The outbreak of the coronavirus pandemic with its attendant restriction on economic activities and severe impact on the oil market is set to reverse Nigeria’s growth of 2.3% achieved in 2019. Already in the first quarter of 2020, the effect of the pandemic and the slump in crude oil price is evident on Nigeria’s Purchasing Managers’ Index (PMI), which tracks the performance of the business aspect of the economy. The Manufacturing PMI, though still on the expansionary benchmark, slid to 51.1 points in March 2020 from 60.8 points recorded in December 2019. On the other hand, the non-manufacturing sector contracted as its PMI slid to 49.2 points in March 2020 from 62.1 points recorded in December 2019. This suggests a significant slowdown in economic activities in Q1’2020.
The lockdown of several states and the Federal Capital Territory (FCT) in the second quarter of the year will have an immense negative impact on GDP growth in the year. The three major GDP components - household consumption, government spending, private investment - were constrained during the lockdown effected due to the spread of coronavirus and are expected to perform poorly in full-year, relative to 2019. This is based on the high level of uncertainty over the pandemic as well as the fragility of the economy exemplified by the poor performance of major macroeconomic indicators.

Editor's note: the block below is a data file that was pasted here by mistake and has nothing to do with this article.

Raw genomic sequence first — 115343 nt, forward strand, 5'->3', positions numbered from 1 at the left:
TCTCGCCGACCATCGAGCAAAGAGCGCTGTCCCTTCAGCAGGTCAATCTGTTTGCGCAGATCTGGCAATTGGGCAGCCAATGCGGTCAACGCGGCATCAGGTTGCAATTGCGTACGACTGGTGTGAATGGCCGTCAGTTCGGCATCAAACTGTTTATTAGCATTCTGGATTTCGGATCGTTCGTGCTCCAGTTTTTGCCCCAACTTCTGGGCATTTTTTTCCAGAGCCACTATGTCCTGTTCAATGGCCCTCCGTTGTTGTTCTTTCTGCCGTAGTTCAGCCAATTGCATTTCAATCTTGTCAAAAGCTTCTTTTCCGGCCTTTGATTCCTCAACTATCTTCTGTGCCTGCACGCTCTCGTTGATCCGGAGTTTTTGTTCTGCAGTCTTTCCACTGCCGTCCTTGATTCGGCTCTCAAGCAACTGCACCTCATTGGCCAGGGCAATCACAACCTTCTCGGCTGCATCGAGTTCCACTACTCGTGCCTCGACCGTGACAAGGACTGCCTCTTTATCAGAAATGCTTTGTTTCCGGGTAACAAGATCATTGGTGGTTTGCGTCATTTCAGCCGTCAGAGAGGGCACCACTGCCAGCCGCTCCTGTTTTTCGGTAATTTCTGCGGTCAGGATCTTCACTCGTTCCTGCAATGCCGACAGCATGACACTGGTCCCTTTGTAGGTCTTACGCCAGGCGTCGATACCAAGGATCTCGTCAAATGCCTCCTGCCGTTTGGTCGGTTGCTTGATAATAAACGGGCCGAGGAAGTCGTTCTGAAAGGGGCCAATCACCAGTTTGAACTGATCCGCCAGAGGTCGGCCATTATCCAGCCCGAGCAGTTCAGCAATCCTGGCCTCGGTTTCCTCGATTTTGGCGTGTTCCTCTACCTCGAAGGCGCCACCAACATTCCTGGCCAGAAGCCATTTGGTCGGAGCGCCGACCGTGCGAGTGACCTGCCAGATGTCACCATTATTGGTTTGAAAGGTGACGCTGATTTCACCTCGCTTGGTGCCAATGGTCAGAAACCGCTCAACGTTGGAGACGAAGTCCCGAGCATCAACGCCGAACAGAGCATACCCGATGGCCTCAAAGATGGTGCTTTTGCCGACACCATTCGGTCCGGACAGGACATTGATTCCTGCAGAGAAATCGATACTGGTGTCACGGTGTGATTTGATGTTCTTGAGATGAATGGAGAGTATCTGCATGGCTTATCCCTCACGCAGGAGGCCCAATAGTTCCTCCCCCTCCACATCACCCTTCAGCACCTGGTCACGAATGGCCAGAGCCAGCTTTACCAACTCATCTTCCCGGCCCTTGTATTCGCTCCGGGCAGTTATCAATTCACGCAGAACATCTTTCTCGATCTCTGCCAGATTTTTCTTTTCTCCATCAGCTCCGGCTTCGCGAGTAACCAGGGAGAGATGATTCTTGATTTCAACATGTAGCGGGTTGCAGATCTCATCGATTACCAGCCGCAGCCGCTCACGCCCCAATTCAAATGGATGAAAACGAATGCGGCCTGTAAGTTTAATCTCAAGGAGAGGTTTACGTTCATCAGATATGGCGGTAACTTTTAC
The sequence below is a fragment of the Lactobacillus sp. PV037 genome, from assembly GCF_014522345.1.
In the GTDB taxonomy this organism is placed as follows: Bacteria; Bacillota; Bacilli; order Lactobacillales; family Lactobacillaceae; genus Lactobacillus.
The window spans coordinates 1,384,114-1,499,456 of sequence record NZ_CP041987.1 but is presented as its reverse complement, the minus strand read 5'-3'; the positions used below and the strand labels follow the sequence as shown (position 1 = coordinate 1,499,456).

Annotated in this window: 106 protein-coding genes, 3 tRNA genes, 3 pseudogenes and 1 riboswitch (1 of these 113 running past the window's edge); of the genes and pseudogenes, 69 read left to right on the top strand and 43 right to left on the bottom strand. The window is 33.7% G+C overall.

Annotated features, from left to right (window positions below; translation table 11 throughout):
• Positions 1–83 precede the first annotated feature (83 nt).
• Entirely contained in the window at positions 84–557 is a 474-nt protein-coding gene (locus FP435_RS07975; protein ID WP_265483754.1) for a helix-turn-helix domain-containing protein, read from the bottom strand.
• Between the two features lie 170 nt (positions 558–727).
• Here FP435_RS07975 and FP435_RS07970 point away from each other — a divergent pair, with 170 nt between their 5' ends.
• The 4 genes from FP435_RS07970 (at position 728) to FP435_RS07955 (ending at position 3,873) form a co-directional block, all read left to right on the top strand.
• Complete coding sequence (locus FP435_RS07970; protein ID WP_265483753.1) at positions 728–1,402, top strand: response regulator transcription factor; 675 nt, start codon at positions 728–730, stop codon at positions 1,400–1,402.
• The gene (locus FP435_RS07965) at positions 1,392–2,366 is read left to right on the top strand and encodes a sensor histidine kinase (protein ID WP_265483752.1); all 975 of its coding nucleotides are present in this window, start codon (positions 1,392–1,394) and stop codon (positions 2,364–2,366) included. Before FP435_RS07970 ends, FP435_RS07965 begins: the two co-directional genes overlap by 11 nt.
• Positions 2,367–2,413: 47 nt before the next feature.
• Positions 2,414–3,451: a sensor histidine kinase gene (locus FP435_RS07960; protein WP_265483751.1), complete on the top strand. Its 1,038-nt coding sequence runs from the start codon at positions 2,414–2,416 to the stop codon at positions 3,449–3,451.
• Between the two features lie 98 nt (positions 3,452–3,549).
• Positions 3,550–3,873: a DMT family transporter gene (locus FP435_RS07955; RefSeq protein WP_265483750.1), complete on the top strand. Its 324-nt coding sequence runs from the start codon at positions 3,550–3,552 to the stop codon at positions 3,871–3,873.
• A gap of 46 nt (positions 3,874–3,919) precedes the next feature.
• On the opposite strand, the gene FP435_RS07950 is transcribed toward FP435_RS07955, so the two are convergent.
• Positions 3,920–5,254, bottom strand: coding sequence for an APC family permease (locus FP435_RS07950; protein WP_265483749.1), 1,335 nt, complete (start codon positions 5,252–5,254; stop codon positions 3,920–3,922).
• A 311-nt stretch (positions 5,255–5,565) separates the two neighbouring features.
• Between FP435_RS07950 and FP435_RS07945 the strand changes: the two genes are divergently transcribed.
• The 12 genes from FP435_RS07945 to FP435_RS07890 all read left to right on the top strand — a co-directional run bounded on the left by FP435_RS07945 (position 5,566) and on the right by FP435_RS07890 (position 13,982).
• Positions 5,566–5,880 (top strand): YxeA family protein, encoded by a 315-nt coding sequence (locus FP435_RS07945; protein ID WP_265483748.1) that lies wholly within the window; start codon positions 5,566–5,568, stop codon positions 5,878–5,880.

In the NESG 2020 outlook report released in January, three scenarios were projected for the Nigerian economy in 2020. Our projection factored in movement in crude oil price, government capital spending and oil production volumes. Our worst-case scenario assumed an average crude oil price at US$44 per barrel in 2020; average crude oil production of 1.5 million barrels per day and capital spending of N1 trillion in the 2020 budget.
The outcome showed that GDP will decline by 1.9%; Inflation will rise to 15%; Government revenue will decline by 25%; Exchange rate will reach N400/US$1 while the unemployment rate and underemployment rate will increase to 52% in 2020. With the COVID-19 outbreak and restrictions of movement and economic activities across certain sectors, the Nigerian economy will be severely affected in 2020. This means that our earlier envisioned worst-case scenario will become even worse especially as we adjust the assumptions of crude oil price and output. Several estimates have shown that GDP would contract significantly in 2020.